Alright, alright: Matthew McConaughey isn’t running for Texas governor just yet

A man wearing glasses and a plaid blazer
Actor Matthew McConaughey attends A+E Network’s “HISTORYTalks: Leadership and Legacy” in New York.
(Evan Agostini / Invision/Associated Press)

Oscar winner Matthew McConaughey won’t be running for governor in his home state of Texas, snuffing out hopes for “alright, alright, alright” as a campaign slogan this election season. At least not “at this moment.”

In a rambling video posted Sunday on Twitter, the “Dallas Buyers Club” star put to rest rumors about his gubernatorial run against incumbent GOP Gov. Greg Abbott and Democratic hopeful Beto O’Rourke, a former congressional representative for the state.

“As a simple kid born in the little town of Uvalde, Texas, it never occurred to me that I would one day be considered for political leadership,” McConaughey said. “It’s a humbling and inspiring path to ponder. It is also a path that I am choosing not to take at this moment.”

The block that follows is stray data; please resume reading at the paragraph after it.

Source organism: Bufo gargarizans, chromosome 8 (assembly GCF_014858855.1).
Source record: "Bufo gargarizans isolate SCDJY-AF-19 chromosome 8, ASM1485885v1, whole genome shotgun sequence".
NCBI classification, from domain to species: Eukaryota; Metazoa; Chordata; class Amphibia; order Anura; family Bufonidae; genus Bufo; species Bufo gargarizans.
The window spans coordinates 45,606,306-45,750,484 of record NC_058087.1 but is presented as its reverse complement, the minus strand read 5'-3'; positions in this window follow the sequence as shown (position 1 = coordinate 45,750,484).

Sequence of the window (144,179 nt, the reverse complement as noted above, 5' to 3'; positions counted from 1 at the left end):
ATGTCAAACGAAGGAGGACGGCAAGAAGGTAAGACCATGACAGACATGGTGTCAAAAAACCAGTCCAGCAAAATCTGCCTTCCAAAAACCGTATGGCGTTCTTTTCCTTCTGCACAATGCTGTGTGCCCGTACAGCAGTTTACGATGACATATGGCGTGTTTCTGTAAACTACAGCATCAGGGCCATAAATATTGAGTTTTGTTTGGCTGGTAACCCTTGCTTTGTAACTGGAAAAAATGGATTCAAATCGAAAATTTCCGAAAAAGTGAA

Instead, the 52-year-old actor said he would continue to support entrepreneurs, businesses, foundations and establishments that he believes are “creating pathways for people to succeed in life,” as well as organizations “that have a mission to serve and build trust while also generating prosperity.”

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“That’s the American Dream,” he explained in the video, which also touched on service, shared values and politics with a purpose.

McConaughey had generated political buzz by saying he was “measuring” and “considering” a run, but explained Sunday that he found a new purpose while learning more about taking office.

“I’ve learned that freedom comes with responsibility, and that great leaders serve,” he said, adding, “We lead by serving each other, we lead through our service. What is service? Service is taking on responsibility today so we can have more freedom tomorrow.”

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McConaughey was supported by 27% of prospective voters in the Lone Star state, while Abbott was supported by 37%, according to a recent poll conducted by the Dallas Morning News and the University of Texas at Tyler. O’Rourke, who declared his bid earlier this month, was supported by 26%.

The actor previously said he is neither a Republican or Democrat but described his party affiliation as “aggressively centric.”


“Look, I’m a ‘Meet You in the Middle’ man. When I say ‘aggressively centric,’ that sometimes gets parceled over there with ‘Oh, that’s a shade of grey, a compromise,’ ” he told the Austin American-Statesman in March.